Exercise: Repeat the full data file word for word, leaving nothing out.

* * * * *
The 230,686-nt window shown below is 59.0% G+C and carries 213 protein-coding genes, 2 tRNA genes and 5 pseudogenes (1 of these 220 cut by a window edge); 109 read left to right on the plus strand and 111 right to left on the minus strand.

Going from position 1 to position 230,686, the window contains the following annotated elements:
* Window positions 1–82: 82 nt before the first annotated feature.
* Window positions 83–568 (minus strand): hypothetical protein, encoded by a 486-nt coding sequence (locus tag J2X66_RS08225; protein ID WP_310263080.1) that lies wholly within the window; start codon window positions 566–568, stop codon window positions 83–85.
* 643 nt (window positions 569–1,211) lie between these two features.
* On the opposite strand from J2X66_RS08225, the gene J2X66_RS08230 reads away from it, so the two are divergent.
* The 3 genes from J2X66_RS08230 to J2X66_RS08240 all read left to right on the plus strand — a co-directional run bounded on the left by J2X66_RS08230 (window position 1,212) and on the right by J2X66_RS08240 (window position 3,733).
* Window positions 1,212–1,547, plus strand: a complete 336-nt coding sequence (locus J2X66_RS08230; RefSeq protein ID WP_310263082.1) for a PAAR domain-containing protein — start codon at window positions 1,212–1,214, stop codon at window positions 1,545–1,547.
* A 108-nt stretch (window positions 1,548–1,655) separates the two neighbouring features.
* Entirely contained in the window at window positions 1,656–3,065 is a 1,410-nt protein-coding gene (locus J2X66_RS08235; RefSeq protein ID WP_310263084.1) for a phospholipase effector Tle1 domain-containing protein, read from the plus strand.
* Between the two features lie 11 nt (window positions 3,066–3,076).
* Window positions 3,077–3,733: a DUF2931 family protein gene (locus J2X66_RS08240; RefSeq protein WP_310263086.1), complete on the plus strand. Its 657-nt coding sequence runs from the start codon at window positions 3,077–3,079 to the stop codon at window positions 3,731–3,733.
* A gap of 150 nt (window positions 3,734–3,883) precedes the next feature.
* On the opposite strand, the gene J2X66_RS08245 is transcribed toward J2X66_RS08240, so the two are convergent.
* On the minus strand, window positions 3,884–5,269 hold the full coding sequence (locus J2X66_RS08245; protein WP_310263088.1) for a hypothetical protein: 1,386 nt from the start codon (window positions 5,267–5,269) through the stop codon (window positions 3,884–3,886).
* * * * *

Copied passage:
The 230,686-nt window shown below is 59.0% G+C and carries 213 protein-coding genes, 2 tRNA genes and 5 pseudogenes (1 of these 220 cut by a window edge); 109 read left to right on the plus strand and 111 right to left on the minus strand.

Going from position 1 to position 230,686, the window contains the following annotated elements:
* Window positions 1–82: 82 nt before the first annotated feature.
* Window positions 83–568 (minus strand): hypothetical protein, encoded by a 486-nt coding sequence (locus tag J2X66_RS08225; protein ID WP_310263080.1) that lies wholly within the window; start codon window positions 566–568, stop codon window positions 83–85.
* 643 nt (window positions 569–1,211) lie between these two features.
* On the opposite strand from J2X66_RS08225, the gene J2X66_RS08230 reads away from it, so the two are divergent.
* The 3 genes from J2X66_RS08230 to J2X66_RS08240 all read left to right on the plus strand — a co-directional run bounded on the left by J2X66_RS08230 (window position 1,212) and on the right by J2X66_RS08240 (window position 3,733).
* Window positions 1,212–1,547, plus strand: a complete 336-nt coding sequence (locus J2X66_RS08230; RefSeq protein ID WP_310263082.1) for a PAAR domain-containing protein — start codon at window positions 1,212–1,214, stop codon at window positions 1,545–1,547.
* A 108-nt stretch (window positions 1,548–1,655) separates the two neighbouring features.
* Entirely contained in the window at window positions 1,656–3,065 is a 1,410-nt protein-coding gene (locus J2X66_RS08235; RefSeq protein ID WP_310263084.1) for a phospholipase effector Tle1 domain-containing protein, read from the plus strand.
* Between the two features lie 11 nt (window positions 3,066–3,076).
* Window positions 3,077–3,733: a DUF2931 family protein gene (locus J2X66_RS08240; RefSeq protein WP_310263086.1), complete on the plus strand. Its 657-nt coding sequence runs from the start codon at window positions 3,077–3,079 to the stop codon at window positions 3,731–3,733.
* A gap of 150 nt (window positions 3,734–3,883) precedes the next feature.
* On the opposite strand, the gene J2X66_RS08245 is transcribed toward J2X66_RS08240, so the two are convergent.
* On the minus strand, window positions 3,884–5,269 hold the full coding sequence (locus J2X66_RS08245; protein WP_310263088.1) for a hypothetical protein: 1,386 nt from the start codon (window positions 5,267–5,269) through the stop codon (window positions 3,884–3,886).